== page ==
In all previous examples, we've seen the Windmill Attack carried out by a Bishop and Rook team.
Here, Black uses a Bishop and Knight combo for the raid ...
However, the setup is the same, with the Bishop in place for the series of Discovered Checks, while the other Piece (the Knight, in this case), does a bit of checking, but is the one that makes the captures.
While the Knight only manages to capture one enemy Pawn, it's the Windmill Attack that makes the capture possible.
Without the Bishop in place to co-check the enemy King, Black's Knight would never be able to perform the smash 'n' grab raid to capture White's d4-Pawn - look at the position of White's Nf3 and Rd1, plus White's Kf1 could, otherwise, prevent Black's ...Nc3-e2, in the first place.
Incidentally, the attack also enables Black's a-Pawn to capture White's dark-Bishop (...axb6), which captured Black's Queen in the build-up to the Windmill Attack (see the ChessFlash Viewer, below).
Chess Windmill Attack, Example 4
- ChessFlash Viewer -
Chess Windmill Attack, Example 4
- Video Example -
Remember, Fischer (Black), is only 13 years old when he adds the following Chess Windmill Attack, to the game he eventually goes on to Win ...
Move 18, White's Bishop captures Black's Queen, on b6, opening the door for Black to begin his Windmill Attack ...
Black begins by using his activeBishop to capture (x) White's Bishop, on c4, which put's White's exposed King in "Check" (+).
Move 19, White can only retreat his King to g1; Black's kNight then leaps over to e2, putting White's King in "Check" (+).
Once more, notice the familiar pattern of Black's Bishop, suddenly becoming 'hidden' behind one of its pieces - it's Knight, in this case ...
The Bishop patiently bides its time until the enemy's King can be seen through an X-Ray Attack ...
Then, when the attacker's forward piece moves out of the way, the Bishop catches the enemy King in a Discovered Check ...
All that King can do is move to escape the Check, which permits the attacking force to safely re-group and, if possible, play for yet another capture, as the Windmill sequence is extended, one more time.
Right, back to the Fischer example ...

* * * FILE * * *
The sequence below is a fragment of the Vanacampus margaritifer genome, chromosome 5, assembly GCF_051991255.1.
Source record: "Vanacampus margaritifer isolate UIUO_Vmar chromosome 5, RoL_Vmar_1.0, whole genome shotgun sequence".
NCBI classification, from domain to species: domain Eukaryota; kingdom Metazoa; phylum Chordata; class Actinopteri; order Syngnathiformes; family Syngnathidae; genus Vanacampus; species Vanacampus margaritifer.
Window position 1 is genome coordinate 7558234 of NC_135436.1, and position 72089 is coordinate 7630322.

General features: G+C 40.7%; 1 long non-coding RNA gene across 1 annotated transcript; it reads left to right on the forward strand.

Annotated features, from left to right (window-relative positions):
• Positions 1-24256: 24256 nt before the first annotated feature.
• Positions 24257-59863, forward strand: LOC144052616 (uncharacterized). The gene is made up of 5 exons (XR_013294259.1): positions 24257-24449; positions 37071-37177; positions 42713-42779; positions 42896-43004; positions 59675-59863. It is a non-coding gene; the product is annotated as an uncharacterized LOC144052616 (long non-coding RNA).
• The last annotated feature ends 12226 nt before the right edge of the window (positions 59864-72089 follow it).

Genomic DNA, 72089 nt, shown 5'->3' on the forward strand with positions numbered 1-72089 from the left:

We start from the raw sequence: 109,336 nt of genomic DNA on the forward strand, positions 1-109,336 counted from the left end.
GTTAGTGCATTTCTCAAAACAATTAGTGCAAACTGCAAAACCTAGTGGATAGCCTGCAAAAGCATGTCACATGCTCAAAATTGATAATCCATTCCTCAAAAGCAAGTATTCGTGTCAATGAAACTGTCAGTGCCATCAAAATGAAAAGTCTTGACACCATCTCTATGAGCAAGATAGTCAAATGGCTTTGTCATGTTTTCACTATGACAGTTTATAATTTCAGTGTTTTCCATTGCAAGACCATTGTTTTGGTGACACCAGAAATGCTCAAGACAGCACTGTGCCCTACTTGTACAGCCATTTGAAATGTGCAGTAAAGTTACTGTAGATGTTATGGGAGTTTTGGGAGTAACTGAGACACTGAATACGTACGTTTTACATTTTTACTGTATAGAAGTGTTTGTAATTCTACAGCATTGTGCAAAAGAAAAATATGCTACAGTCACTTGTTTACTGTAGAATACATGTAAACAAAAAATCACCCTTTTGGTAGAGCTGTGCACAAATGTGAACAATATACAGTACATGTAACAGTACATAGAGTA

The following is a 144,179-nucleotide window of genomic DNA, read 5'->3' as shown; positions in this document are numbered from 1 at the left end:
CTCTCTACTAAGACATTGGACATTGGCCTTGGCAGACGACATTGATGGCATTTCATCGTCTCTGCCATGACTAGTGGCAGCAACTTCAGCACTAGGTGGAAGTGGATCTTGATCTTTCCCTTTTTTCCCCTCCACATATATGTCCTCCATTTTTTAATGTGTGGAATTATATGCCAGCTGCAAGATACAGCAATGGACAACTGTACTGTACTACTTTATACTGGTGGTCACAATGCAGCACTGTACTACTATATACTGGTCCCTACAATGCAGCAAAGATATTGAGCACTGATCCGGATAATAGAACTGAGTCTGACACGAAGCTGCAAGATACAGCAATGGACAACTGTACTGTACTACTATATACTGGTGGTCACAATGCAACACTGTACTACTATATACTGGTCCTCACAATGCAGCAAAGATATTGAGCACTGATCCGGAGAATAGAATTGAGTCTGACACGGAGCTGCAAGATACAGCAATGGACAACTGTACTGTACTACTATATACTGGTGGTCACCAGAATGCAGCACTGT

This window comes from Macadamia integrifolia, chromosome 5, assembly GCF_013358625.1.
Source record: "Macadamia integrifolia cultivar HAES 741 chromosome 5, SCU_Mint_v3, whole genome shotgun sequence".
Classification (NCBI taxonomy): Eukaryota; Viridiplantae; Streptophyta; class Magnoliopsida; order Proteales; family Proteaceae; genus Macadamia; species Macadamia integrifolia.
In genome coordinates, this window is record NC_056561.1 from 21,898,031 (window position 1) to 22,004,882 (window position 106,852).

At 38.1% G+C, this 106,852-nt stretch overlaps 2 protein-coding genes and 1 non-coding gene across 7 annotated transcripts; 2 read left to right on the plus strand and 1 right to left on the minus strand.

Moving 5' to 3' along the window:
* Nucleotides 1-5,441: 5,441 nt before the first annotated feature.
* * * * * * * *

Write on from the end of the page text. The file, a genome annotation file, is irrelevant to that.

Move 20, White's King retreats to the relative safety of f1; Black's kNight captures (x) White's Pawn, from behind, on d4 and exposes White's King to another Discovered Check (+).
Move 21, White's King escapes, going back to g1; Black's kNight returns to e2, putting White's King back in "Check" (+).
Move 22, White's King, once more, finds the only safe square, is back on f1; Black's kNight leaps Queenside, to c3 and promptly puts White's King back in "Check" (+).
Move 23, White's King evades the Check, by returning to g1; Black's a-file Pawn captures (x) White's Bishop, on b6, to bring closure to his Windmill Attack.
For those interested in the accrued Point Count ...
White's Captures: 1x Queen (9)
TOTAL = 9 Points.
Black's Captures: 2x Bishops (6); 1x Pawn (1)
TOTAL = 7 Points.
Before you rush to say "wasn't worth it", take a good look at the board, at the end of the Windmill sequence ...
... and then read the following ...
(The following is not shown in the video clip.)
On Move 25, White subsequently rescues his Queen, from her current attack by Black's a8 Rook and then goes on to capture Black's Pawn, on b6.
That adds another 'point' to White's 'count', to sub-total in at 10 points.
Meanwhile, for Black's 25th Move, his Knight captures White's Rook, on d1, to add a further 5 points to his tally.
Between Moves 18-25, Black's sub-total weighs in at a slightly superior 12 points!
On Move 41, Black Wins the The Game of the Century, by "Checkmate", with the Windmill Attack playing no small part, it has to be said.